Monday, 9 December 2013


Lessons Learned Database v Lessons Management System


Juggling lessons In this blog post I want to contrast two software systems, the Lessons Database, and the Lessons Management System, and showcase the Lessons Management Hub; an excellent example of the latter.

There are two types of Lessons Learned approaches, which I call "Lessons for Information" and "Lessons for Action".

These represent maturity levels 1 and 2 from my three level categorisation, and can be described as follows.

"Lessons for Information" is where lessons re captured and put in reports, or in a database, in that hope that people will look for them, read them, and assimilate them. "Lessons for Action" is where lessons are used to drive change and improvement to processes, procedures, etc.

"Lessons for Information" is supported by a Lessons Database, "Lessons for Action" by a Lessons Management System. Let's contrast the two.

  • In a Lessons Database, the database is the final home of the lessons. In a Lessons Management System, the final home of lessons is considered to be the complied knowledge of the organisation, which may be procedures, doctrine, guidance, best practices, wikis, etc.
  • In a Lessons Database, lessons reach their reader through search. In a Lessons Management System, lessons are pro-actively routed to those who need to see them and to take action.
  • In a Lessons Database, lessons accumulate over time (this was the problem with my first Lessons system in the 90s - it got clogged up over time with thousands of lessons, until people stopped looking). In a Lessons Management System, lessons are archived once they have been embedded into process and procedure, and the only content is the lessons currently under review.
  • In a Lessons Database, there may be duplicate lessons, out of date lessons, or contradictory lessons. Through the use of a Lessons Management System, these have all been resolved during the incorporation into guidance.
  •  In a Lessons Database, there are limited options for metricating the process. You can measure how many lessons are in the system, but that's about it (unless you capture data on re-use). Through the use of a Lessons Management System, you can track lessons through to action, and can measure whether they are being embedded into process.


9 comments:

Danny said...

Hi Nick,

Thanks for the interesting blog!

At the moment we (projectteam) are designing a lessons database / management system within the division/organization I work for. As I do not have any experience and base choices on cases, needs and desires, I would very much like to get your experienced view on how to organize a lessons learned system.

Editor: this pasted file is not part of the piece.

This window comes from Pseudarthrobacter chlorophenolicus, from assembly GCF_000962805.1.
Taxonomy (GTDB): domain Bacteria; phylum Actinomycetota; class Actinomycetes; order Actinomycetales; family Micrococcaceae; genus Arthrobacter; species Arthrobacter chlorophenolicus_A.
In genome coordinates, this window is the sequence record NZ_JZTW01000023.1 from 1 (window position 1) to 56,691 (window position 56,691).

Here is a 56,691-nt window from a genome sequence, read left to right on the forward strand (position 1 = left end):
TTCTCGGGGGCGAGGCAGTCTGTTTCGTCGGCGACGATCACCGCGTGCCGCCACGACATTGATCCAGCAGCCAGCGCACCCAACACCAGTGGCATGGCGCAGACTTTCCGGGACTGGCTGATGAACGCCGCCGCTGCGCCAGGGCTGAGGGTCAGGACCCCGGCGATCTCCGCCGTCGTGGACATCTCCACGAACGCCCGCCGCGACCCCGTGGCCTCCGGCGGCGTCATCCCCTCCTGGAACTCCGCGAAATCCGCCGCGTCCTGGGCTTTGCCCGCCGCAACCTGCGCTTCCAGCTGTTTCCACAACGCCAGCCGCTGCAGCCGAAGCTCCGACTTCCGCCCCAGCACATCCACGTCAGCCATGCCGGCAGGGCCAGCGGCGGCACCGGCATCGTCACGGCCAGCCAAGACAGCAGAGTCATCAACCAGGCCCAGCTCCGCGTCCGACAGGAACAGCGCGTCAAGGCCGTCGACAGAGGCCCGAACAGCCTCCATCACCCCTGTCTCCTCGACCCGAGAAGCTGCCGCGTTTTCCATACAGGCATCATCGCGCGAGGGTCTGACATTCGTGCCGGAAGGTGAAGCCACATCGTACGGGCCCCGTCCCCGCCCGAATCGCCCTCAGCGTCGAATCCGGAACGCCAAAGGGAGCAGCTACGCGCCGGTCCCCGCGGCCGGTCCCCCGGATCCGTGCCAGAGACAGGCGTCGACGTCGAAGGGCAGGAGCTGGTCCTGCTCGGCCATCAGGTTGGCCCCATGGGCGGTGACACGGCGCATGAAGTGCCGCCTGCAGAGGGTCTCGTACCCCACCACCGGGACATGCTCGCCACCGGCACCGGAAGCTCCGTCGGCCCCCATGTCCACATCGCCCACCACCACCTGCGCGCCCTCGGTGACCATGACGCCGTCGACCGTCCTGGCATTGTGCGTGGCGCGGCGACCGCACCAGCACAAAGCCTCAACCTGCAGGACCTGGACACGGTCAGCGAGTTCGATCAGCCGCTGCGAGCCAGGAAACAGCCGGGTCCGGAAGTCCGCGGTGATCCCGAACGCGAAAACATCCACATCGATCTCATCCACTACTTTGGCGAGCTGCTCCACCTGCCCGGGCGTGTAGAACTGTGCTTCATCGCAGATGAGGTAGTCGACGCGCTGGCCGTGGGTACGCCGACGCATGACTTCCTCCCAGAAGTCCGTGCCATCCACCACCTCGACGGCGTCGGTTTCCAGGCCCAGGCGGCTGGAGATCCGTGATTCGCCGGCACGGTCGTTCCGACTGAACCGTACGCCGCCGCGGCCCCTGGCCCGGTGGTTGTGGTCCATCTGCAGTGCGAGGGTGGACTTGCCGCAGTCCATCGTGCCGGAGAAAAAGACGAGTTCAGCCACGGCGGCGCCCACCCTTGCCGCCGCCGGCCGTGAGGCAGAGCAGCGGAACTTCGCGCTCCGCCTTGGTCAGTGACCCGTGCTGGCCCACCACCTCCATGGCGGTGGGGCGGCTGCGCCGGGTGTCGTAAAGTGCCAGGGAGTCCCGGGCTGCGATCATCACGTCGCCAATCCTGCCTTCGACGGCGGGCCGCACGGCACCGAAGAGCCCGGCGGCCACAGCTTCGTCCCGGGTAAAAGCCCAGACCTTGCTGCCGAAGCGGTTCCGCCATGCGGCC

Could you make some time to help me out? Me and my team would appreciate it big time!

Kind regards,

Danny (Netherlands)

PS If you are willing we could chat via skype (skypename: lldanny)

Nick Milton said...

Sure Danny - email me at nick dot milton (at) knoco dot com and we can maybe set up a skype for tomorrow afternoon

Chee Khang Ang said...

Thank you Nick for the blog.
I am preparing a conceptual LL management for our engineering and construction project management, (i am not a programming expert) your blog gives me the ideas of the differences in LL Data (Lesson repository) and LL management system.


Not really sure how many "search" layers to be provided in the system to ease the user convenience to narrow the relevant LL.
I am also thinking of adding monitoring function to see the statistic of user access frequency and lesson that have been viewed.

Best regards
Khang (Thailand)

Nick Milton said...

Hi Khang

if you get in touch directly, I can arrange an online demo of our lessons management software so you can see how these items work in practice. Send me an email at nick dot milton at knoco dot com

Marta López said...

Hi Nick! Thank you very much for this interesting article.
I'm working in my Master's final assignment, which will be about Lessons Learned and Best Practices. I want to build conceptually a system that engage project teams to feed the system, and simultaneusly, give analisys and measurements that could be useful for the organization.

It would be fantastic if you have time to get in contact with you to see how your software works in practice and learn from your experience. My skype is martalspeak but let me know which is your preferred system to get in contact.

Thank you very much for your attention.

Nick Milton said...

Hi Marta

You may want to get hold of my book "The Lessons Learned handbook" which covers the entire topic of lesson learning

Marta López said...

Many thanks Nick, I will read it =)

Marta López said...

Hi Nick,

Following your advice, I have bought it and I've just finish of reading it. Really an useful and interesting book, congratulations!

I have read in your book Chapter 12: "A large multionational company, |...], will need more sophisticated systems, with custom buit technology and well-defined processes". I would like to understand better what could be the cost of building those system for a large company. Could you direct me or advice me where can I find a stimation of inversion needed?. In the other hand, if I'd like to use an existing lesson learning system, what would be your recommendation? Thinking in a company similar to Mars, Inc...

Many thanks in advance!

Nick Milton said...

Hi Marta

Our sister company, LessonLearner, markets just such a software.

http://www.lessonlearner.com/software.html

Send me an email at nick . milton @ knoco . com and I can give you more details

Blog Archive